"This is an important finding because it highlights the role that the rapidly changing Greenland ice sheet plays in supplying nutrients to the Arctic Ocean," observed Eran Hood of the University of Alaska Southeast in Juneau, who studies the meltwater from coastal glaciers in Alaska, and was not involved in the new study.

"Now we need to understand how much of this phosphorus, especially in the particulate, ends up being utilized in high-latitude marine ecosystems form," said Hood. "I think that's an important open question."

###

The following press release and accompanying images can be found at: http://news.agu.org/press-release/greenland-ice-sheet-releasing-mississippi-river-worth-of-phosphorus/

AGU contact:

Nanci Bompey
+1 (202) 777-7524
nbompey@agu.org

University of Bristol contact:

Simon Davies
+ 44 (0)117 928 8086
simon.l.davies@bristol.ac.uk

http://www.agu.org 

Nanci Bompey | American Geophysical Union

More articles from Earth Sciences:

nachricht New research calculates capacity of North American forests to sequester carbon
16.07.2018 | University of California - Santa Cruz

nachricht Scientists discover Earth's youngest banded iron formation in western China
12.07.2018 | University of Alberta

All articles from Earth Sciences >>>

The most recent press releases about innovation >>>

Die letzten 5 Focus-News des innovations-reports im Überblick:

Im Focus: First evidence on the source of extragalactic particles

For the first time ever, scientists have determined the cosmic origin of highest-energy neutrinos. A research group led by IceCube scientist Elisa Resconi, spokesperson of the Collaborative Research Center SFB1258 at the Technical University of Munich (TUM), provides an important piece of evidence that the particles detected by the IceCube neutrino telescope at the South Pole originate from a galaxy four billion light-years away from Earth.

To rule out other origins with certainty, the team led by neutrino physicist Elisa Resconi from the Technical University of Munich and multi-wavelength...

Im Focus: Magnetic vortices: Two independent magnetic skyrmion phases discovered in a single material

For the first time a team of researchers have discovered two different phases of magnetic skyrmions in a single material. Physicists of the Technical Universities of Munich and Dresden and the University of Cologne can now better study and understand the properties of these magnetic structures, which are important for both basic research and applications.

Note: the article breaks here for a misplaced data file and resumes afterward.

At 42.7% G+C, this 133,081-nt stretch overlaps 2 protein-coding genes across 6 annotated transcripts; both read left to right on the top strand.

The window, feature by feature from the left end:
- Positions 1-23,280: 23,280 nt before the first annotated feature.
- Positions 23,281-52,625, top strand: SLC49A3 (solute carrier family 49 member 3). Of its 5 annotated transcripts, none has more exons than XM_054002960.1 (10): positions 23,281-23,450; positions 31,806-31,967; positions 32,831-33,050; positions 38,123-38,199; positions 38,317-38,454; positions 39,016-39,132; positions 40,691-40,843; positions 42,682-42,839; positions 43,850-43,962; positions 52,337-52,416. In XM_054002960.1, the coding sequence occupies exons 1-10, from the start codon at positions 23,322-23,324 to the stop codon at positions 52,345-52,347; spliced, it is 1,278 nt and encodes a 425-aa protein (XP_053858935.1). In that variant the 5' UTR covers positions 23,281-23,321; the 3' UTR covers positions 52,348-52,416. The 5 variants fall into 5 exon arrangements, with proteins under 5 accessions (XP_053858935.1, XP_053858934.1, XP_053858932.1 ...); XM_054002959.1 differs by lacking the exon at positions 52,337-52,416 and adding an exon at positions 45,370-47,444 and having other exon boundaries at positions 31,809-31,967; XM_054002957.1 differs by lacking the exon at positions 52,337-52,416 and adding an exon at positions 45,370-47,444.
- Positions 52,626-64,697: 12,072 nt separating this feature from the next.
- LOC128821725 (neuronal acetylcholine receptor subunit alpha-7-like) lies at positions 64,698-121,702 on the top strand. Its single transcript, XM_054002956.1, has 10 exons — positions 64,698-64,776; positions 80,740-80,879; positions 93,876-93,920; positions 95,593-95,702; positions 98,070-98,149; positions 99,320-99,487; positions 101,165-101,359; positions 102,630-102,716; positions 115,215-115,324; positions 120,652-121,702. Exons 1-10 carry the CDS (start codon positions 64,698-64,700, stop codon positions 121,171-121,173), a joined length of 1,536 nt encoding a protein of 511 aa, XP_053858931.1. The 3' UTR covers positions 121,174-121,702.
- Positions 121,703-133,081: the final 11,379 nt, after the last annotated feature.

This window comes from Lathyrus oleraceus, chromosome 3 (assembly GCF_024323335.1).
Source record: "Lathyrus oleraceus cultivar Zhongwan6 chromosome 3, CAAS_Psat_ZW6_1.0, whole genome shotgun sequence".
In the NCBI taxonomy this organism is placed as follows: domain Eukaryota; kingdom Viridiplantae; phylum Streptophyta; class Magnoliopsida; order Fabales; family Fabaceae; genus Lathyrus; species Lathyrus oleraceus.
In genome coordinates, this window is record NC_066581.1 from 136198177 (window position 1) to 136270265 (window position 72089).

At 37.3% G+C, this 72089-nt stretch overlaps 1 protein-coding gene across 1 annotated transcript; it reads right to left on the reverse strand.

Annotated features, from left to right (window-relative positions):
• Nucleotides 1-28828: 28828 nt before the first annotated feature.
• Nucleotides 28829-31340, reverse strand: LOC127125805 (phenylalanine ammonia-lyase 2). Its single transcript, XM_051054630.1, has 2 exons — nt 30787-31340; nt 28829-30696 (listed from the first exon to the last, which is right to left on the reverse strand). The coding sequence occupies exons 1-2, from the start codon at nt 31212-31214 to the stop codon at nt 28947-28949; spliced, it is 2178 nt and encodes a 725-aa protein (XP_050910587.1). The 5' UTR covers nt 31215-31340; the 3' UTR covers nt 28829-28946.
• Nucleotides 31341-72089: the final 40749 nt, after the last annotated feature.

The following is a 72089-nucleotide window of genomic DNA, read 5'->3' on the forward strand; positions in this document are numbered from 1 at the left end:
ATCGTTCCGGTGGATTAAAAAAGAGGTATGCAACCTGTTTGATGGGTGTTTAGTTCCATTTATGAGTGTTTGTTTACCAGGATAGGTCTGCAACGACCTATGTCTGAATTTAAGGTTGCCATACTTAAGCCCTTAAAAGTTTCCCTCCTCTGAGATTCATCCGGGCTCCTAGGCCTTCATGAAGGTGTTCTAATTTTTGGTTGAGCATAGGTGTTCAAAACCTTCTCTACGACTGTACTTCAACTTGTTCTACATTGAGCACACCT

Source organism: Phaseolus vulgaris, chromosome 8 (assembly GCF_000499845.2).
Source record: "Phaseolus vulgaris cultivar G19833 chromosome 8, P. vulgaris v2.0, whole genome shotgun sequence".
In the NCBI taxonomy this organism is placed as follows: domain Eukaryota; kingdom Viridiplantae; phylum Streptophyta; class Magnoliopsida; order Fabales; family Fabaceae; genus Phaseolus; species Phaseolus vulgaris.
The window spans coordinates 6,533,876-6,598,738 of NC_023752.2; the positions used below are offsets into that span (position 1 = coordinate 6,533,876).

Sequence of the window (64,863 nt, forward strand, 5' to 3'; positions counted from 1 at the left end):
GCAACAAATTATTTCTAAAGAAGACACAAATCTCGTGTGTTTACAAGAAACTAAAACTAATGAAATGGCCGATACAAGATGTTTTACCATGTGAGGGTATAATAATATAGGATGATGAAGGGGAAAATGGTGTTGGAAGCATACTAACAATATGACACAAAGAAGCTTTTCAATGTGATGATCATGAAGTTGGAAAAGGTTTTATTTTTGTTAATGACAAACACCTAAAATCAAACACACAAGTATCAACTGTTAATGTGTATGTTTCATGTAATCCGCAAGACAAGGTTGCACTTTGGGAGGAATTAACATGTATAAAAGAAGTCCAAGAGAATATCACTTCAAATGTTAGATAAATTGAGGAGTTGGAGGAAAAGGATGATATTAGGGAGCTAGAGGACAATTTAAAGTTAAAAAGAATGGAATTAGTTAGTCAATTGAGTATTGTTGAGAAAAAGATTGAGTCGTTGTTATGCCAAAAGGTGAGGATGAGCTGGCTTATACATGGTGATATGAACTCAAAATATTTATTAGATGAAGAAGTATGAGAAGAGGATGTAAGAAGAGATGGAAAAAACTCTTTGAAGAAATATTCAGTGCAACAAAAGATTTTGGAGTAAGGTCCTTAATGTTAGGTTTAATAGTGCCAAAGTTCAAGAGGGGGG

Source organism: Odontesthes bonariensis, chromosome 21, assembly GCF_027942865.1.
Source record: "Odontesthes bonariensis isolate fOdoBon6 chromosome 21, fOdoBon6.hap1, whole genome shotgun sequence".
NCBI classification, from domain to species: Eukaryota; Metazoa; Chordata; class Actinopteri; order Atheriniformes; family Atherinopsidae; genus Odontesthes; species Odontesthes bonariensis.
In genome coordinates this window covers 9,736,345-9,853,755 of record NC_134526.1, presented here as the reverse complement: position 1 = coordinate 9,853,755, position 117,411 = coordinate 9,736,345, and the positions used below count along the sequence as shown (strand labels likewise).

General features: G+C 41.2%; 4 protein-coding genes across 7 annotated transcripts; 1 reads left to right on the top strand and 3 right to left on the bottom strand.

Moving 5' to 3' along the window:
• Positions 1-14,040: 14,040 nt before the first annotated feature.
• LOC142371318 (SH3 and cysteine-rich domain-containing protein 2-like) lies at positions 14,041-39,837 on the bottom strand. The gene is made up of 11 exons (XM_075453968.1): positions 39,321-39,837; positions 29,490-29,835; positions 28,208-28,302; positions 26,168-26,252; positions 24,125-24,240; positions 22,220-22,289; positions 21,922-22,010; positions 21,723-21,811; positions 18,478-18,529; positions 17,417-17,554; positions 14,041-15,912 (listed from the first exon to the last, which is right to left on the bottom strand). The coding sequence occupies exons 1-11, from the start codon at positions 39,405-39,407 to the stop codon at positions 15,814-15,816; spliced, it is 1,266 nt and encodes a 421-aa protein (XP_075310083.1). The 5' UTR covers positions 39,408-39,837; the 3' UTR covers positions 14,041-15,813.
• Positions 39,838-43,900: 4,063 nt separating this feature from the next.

Whirlpools are an everyday experience in a bath tub: When the water is drained a circular vortex is formed. Typically, such whirls are rather stable. Similar...

Im Focus: Breaking the bond: To take part or not?

Physicists working with Roland Wester at the University of Innsbruck have investigated if and how chemical reactions can be influenced by targeted vibrational excitation of the reactants. They were able to demonstrate that excitation with a laser beam does not affect the efficiency of a chemical exchange reaction and that the excited molecular group acts only as a spectator in the reaction.

A frequently used reaction in organic chemistry is nucleophilic substitution. It plays, for example, an important role in in the synthesis of new chemical...

Im Focus: New 2D Spectroscopy Methods

Optical spectroscopy allows investigating the energy structure and dynamic properties of complex quantum systems. Researchers from the University of Würzburg present two new approaches of coherent two-dimensional spectroscopy.

"Put an excitation into the system and observe how it evolves." According to physicist Professor Tobias Brixner, this is the credo of optical spectroscopy....

Im Focus: Chemical reactions in the light of ultrashort X-ray pulses from free-electron lasers

Ultra-short, high-intensity X-ray flashes open the door to the foundations of chemical reactions. Free-electron lasers generate these kinds of pulses, but there is a catch: the pulses vary in duration and energy. An international research team has now presented a solution: Using a ring of 16 detectors and a circularly polarized laser beam, they can determine both factors with attosecond accuracy.

Free-electron lasers (FELs) generate extremely short and intense X-ray flashes. Researchers can use these flashes to resolve structures with diameters on the...

All Focus news of the innovation-report >>>

Anzeige

Anzeige

VideoLinks
Industry & Economy
Event News

Leading experts in Diabetes, Metabolism and Biomedical Engineering discuss Precision Medicine

13.07.2018 | Event News

Conference on Laser Polishing – LaP: Fine Tuning for Surfaces

12.07.2018 | Event News

11th European Wood-based Panel Symposium 2018: Meeting point for the wood-based materials industry

03.07.2018 | Event News

 
Latest News

NYSCF researchers develop novel bioengineering technique for personalized bone grafts

18.07.2018 | Life Sciences

Machine-learning predicted a superhard and high-energy-density tungsten nitride

18.07.2018 | Materials Sciences

Why might reading make myopic?

18.07.2018 | Health and Medicine

VideoLinks
Science & Research
Overview of more VideoLinks >>>